Imagine you’re a hiring manager at a tech company and you’re looking through applications for a computer programmer position. One of the applicants is an Asian woman. How might the fact that she’s Asian and a woman affect your evaluation of her? And would how you see her make a difference in whether or not you hire her? None at all? Are you sure?
Gender bias in the fields of science, technology, engineering and maths (STEM) is a well-documented fact. In one study, STEM faculty themselves rated a female applicant as less hireable and offered her less pay than a male applicant – even though they had the exact same CV. But, interestingly, Asian people are positively stereotyped in the STEM area. So what happens when two conflicting stereotypes come into play? This is what Aneeta Rattan, Assistant Professor of Organisational Behaviour at London Business School (LBS), was intrigued to investigate.
“We socially categorise people almost the instant we come across them, often unconsciously and without even realising we’re doing it ,” Dr Rattan explains. “Interpersonal perception can depend on which aspects of someone’s identity are salient.” Can a differential emphasis on aspects of the same person’s identity affect how much male evaluators discriminate in a hiring context? Astonishingly, the answer is yes.
Together with Jennifer Steele, Associate Professor and Undergraduate Program Director, Department of Psychology, York University in Canada and the late Nalini Ambady, Professor of Psychology at Stanford University, Dr Rattan designed three experiments to illuminate this under-examined area of hiring behaviour. The hypothesis for all three studies carried out was that men would evaluate an applicant for a tech job more positively if her racial identity was emphasised, rather than her gender.
A closer look at discrimination
What prompted the research? “I thought of this as a very first step in trying to understand some of the intersections of identity that might meaningfully impact the outcomes that people experience. Finding that these intersections matter for evaluations emphasises how much more research needs to be done to look across different identities – gender, race, sexual orientation, disability status, age, and social class – to name just a few,” says Dr Rattan. “Secondly, we were interested in the question of whether an Asian-American woman might experience a more moderate level of discrimination because of the positive discrimination to do with her race.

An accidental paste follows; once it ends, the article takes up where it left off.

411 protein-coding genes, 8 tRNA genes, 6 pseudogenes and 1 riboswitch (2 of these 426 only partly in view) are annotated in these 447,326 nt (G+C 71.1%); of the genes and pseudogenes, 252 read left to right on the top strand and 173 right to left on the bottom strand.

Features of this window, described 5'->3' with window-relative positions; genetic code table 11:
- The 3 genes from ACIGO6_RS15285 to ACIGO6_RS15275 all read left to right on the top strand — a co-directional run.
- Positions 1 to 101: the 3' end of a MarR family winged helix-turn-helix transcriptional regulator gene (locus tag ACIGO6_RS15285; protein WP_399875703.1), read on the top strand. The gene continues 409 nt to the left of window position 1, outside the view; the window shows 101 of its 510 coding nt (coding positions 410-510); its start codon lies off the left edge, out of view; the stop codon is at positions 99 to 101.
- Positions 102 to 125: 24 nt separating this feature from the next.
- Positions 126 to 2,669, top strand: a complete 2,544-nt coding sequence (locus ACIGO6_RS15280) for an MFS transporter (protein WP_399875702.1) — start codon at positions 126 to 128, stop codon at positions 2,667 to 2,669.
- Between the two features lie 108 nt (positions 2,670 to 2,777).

“Finally, what is it that’s driving gender-biased employment discrimination? If we find that participants looking at the same person with the same exact qualification rate her less well when they’re thinking in terms of her gender, we can show very specifically and unequivocally that it’s the stereotypes associated with gender in the minds of perceivers that is driving the discrimination.”
Many people are shocked to imagine that the same person could be viewed as more or less hireable depending on what aspect of their identity is at the fore in the hirer’s perception. This makes it even more interesting and worthwhile, Dr Rattan believes. “People really vary in their intuitions about whether this research would yield different ratings of the candidate. Many think, ‘No, it’s the same person – how can the way I think about her affect my ratings, given both her race and gender are visible?’ That’s why it’s meaningful and interesting research to be doing, and impactful - if we can all have different gut instincts then it means that we really do need the science to tell us .”